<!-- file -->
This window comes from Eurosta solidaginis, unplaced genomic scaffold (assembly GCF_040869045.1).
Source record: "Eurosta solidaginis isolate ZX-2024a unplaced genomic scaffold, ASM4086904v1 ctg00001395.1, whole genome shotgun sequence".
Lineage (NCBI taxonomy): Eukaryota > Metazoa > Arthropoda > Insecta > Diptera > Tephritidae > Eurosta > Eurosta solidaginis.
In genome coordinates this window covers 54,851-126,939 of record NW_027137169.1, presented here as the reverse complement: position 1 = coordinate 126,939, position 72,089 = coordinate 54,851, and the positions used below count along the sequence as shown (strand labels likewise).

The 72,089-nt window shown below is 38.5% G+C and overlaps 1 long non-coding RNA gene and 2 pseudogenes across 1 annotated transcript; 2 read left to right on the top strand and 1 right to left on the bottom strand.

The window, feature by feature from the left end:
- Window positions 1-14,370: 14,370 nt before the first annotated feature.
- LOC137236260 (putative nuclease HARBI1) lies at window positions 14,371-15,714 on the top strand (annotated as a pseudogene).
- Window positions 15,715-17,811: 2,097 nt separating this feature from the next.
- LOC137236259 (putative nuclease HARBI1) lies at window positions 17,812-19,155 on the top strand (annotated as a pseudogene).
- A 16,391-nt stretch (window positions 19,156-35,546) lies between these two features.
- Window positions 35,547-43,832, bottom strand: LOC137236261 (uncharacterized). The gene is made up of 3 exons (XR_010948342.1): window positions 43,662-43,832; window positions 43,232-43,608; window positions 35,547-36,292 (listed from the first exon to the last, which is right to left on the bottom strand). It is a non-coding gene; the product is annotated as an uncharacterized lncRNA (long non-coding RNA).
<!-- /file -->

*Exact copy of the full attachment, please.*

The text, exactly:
This window comes from Eurosta solidaginis, unplaced genomic scaffold (assembly GCF_040869045.1).
Source record: "Eurosta solidaginis isolate ZX-2024a unplaced genomic scaffold, ASM4086904v1 ctg00001395.1, whole genome shotgun sequence".
Lineage (NCBI taxonomy): Eukaryota > Metazoa > Arthropoda > Insecta > Diptera > Tephritidae > Eurosta > Eurosta solidaginis.
In genome coordinates this window covers 54,851-126,939 of record NW_027137169.1, presented here as the reverse complement: position 1 = coordinate 126,939, position 72,089 = coordinate 54,851, and the positions used below count along the sequence as shown (strand labels likewise).

The 72,089-nt window shown below is 38.5% G+C and overlaps 1 long non-coding RNA gene and 2 pseudogenes across 1 annotated transcript; 2 read left to right on the top strand and 1 right to left on the bottom strand.

The window, feature by feature from the left end:
- Window positions 1-14,370: 14,370 nt before the first annotated feature.
- LOC137236260 (putative nuclease HARBI1) lies at window positions 14,371-15,714 on the top strand (annotated as a pseudogene).
- Window positions 15,715-17,811: 2,097 nt separating this feature from the next.
- LOC137236259 (putative nuclease HARBI1) lies at window positions 17,812-19,155 on the top strand (annotated as a pseudogene).
- A 16,391-nt stretch (window positions 19,156-35,546) lies between these two features.
- Window positions 35,547-43,832, bottom strand: LOC137236261 (uncharacterized). The gene is made up of 3 exons (XR_010948342.1): window positions 43,662-43,832; window positions 43,232-43,608; window positions 35,547-36,292 (listed from the first exon to the last, which is right to left on the bottom strand). It is a non-coding gene; the product is annotated as an uncharacterized lncRNA (long non-coding RNA).